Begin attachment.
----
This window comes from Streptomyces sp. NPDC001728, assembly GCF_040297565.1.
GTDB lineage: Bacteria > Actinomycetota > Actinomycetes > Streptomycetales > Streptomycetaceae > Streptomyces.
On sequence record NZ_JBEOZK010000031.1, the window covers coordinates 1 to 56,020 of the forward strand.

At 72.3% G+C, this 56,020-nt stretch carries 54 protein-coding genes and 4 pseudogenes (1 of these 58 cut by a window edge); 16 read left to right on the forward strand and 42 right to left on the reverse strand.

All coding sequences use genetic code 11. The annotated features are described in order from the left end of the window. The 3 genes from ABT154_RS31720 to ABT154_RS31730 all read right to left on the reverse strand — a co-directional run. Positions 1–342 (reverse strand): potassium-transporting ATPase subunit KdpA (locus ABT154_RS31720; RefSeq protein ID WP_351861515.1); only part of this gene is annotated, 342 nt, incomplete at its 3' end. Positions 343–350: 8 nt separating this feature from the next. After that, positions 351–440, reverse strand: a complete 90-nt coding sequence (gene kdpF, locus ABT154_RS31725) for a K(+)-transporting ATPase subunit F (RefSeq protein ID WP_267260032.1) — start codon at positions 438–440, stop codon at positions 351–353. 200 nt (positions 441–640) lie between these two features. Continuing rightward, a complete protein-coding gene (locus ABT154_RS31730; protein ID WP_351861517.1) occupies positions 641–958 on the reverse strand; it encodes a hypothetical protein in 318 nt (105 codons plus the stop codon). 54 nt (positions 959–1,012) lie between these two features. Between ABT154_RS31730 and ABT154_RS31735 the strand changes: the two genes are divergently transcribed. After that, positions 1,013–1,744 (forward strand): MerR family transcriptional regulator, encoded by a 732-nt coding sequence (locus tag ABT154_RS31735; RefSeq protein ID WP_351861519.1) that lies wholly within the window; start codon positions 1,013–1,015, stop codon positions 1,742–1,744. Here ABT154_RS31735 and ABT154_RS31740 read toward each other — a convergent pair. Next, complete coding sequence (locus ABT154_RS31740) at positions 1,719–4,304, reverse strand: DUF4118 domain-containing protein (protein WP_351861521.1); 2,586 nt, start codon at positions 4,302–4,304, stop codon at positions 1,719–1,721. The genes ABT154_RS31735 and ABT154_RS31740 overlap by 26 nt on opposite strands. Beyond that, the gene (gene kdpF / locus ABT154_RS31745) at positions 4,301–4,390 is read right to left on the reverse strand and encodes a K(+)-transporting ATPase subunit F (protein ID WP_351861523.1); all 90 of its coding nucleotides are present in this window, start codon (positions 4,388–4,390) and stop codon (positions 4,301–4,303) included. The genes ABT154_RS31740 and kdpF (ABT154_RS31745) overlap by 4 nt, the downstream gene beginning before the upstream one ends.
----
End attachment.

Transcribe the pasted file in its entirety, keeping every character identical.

This window comes from Streptomyces sp. NPDC001728, assembly GCF_040297565.1.
GTDB lineage: Bacteria > Actinomycetota > Actinomycetes > Streptomycetales > Streptomycetaceae > Streptomyces.
On sequence record NZ_JBEOZK010000031.1, the window covers coordinates 1 to 56,020 of the forward strand.

At 72.3% G+C, this 56,020-nt stretch carries 54 protein-coding genes and 4 pseudogenes (1 of these 58 cut by a window edge); 16 read left to right on the forward strand and 42 right to left on the reverse strand.

All coding sequences use genetic code 11. The annotated features are described in order from the left end of the window. The 3 genes from ABT154_RS31720 to ABT154_RS31730 all read right to left on the reverse strand — a co-directional run. Positions 1–342 (reverse strand): potassium-transporting ATPase subunit KdpA (locus ABT154_RS31720; RefSeq protein ID WP_351861515.1); only part of this gene is annotated, 342 nt, incomplete at its 3' end. Positions 343–350: 8 nt separating this feature from the next. After that, positions 351–440, reverse strand: a complete 90-nt coding sequence (gene kdpF, locus ABT154_RS31725) for a K(+)-transporting ATPase subunit F (RefSeq protein ID WP_267260032.1) — start codon at positions 438–440, stop codon at positions 351–353. 200 nt (positions 441–640) lie between these two features. Continuing rightward, a complete protein-coding gene (locus ABT154_RS31730; protein ID WP_351861517.1) occupies positions 641–958 on the reverse strand; it encodes a hypothetical protein in 318 nt (105 codons plus the stop codon). 54 nt (positions 959–1,012) lie between these two features. Between ABT154_RS31730 and ABT154_RS31735 the strand changes: the two genes are divergently transcribed. After that, positions 1,013–1,744 (forward strand): MerR family transcriptional regulator, encoded by a 732-nt coding sequence (locus tag ABT154_RS31735; RefSeq protein ID WP_351861519.1) that lies wholly within the window; start codon positions 1,013–1,015, stop codon positions 1,742–1,744. Here ABT154_RS31735 and ABT154_RS31740 read toward each other — a convergent pair. Next, complete coding sequence (locus ABT154_RS31740) at positions 1,719–4,304, reverse strand: DUF4118 domain-containing protein (protein WP_351861521.1); 2,586 nt, start codon at positions 4,302–4,304, stop codon at positions 1,719–1,721. The genes ABT154_RS31735 and ABT154_RS31740 overlap by 26 nt on opposite strands. Beyond that, the gene (gene kdpF / locus ABT154_RS31745) at positions 4,301–4,390 is read right to left on the reverse strand and encodes a K(+)-transporting ATPase subunit F (protein ID WP_351861523.1); all 90 of its coding nucleotides are present in this window, start codon (positions 4,388–4,390) and stop codon (positions 4,301–4,303) included. The genes ABT154_RS31740 and kdpF (ABT154_RS31745) overlap by 4 nt, the downstream gene beginning before the upstream one ends.